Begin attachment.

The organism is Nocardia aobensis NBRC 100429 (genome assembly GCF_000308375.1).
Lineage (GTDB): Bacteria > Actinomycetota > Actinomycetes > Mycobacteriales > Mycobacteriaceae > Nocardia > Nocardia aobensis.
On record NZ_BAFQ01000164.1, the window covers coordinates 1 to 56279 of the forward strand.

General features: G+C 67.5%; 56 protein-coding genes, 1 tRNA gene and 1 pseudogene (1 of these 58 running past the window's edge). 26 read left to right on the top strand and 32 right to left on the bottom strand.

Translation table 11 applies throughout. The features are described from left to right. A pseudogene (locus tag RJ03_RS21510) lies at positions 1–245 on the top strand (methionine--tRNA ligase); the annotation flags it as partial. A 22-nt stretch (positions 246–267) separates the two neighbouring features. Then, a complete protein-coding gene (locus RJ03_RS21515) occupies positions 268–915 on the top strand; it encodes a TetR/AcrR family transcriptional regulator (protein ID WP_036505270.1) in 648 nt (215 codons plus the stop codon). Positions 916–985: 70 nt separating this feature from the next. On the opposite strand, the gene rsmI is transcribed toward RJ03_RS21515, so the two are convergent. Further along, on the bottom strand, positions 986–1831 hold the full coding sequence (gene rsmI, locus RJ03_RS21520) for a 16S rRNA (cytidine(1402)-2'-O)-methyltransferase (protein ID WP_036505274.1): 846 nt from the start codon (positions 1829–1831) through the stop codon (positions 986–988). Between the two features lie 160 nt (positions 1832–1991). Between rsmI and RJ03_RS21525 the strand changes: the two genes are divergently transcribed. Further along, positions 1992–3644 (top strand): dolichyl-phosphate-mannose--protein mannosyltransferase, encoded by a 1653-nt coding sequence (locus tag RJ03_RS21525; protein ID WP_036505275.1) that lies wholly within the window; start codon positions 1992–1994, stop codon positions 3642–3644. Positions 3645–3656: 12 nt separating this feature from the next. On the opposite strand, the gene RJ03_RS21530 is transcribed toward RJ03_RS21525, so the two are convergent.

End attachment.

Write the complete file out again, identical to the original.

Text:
The organism is Nocardia aobensis NBRC 100429 (genome assembly GCF_000308375.1).
Lineage (GTDB): Bacteria > Actinomycetota > Actinomycetes > Mycobacteriales > Mycobacteriaceae > Nocardia > Nocardia aobensis.
On record NZ_BAFQ01000164.1, the window covers coordinates 1 to 56279 of the forward strand.

General features: G+C 67.5%; 56 protein-coding genes, 1 tRNA gene and 1 pseudogene (1 of these 58 running past the window's edge). 26 read left to right on the top strand and 32 right to left on the bottom strand.

Translation table 11 applies throughout. The features are described from left to right. A pseudogene (locus tag RJ03_RS21510) lies at positions 1–245 on the top strand (methionine--tRNA ligase); the annotation flags it as partial. A 22-nt stretch (positions 246–267) separates the two neighbouring features. Then, a complete protein-coding gene (locus RJ03_RS21515) occupies positions 268–915 on the top strand; it encodes a TetR/AcrR family transcriptional regulator (protein ID WP_036505270.1) in 648 nt (215 codons plus the stop codon). Positions 916–985: 70 nt separating this feature from the next. On the opposite strand, the gene rsmI is transcribed toward RJ03_RS21515, so the two are convergent. Further along, on the bottom strand, positions 986–1831 hold the full coding sequence (gene rsmI, locus RJ03_RS21520) for a 16S rRNA (cytidine(1402)-2'-O)-methyltransferase (protein ID WP_036505274.1): 846 nt from the start codon (positions 1829–1831) through the stop codon (positions 986–988). Between the two features lie 160 nt (positions 1832–1991). Between rsmI and RJ03_RS21525 the strand changes: the two genes are divergently transcribed. Further along, positions 1992–3644 (top strand): dolichyl-phosphate-mannose--protein mannosyltransferase, encoded by a 1653-nt coding sequence (locus tag RJ03_RS21525; protein ID WP_036505275.1) that lies wholly within the window; start codon positions 1992–1994, stop codon positions 3642–3644. Positions 3645–3656: 12 nt separating this feature from the next. On the opposite strand, the gene RJ03_RS21530 is transcribed toward RJ03_RS21525, so the two are convergent.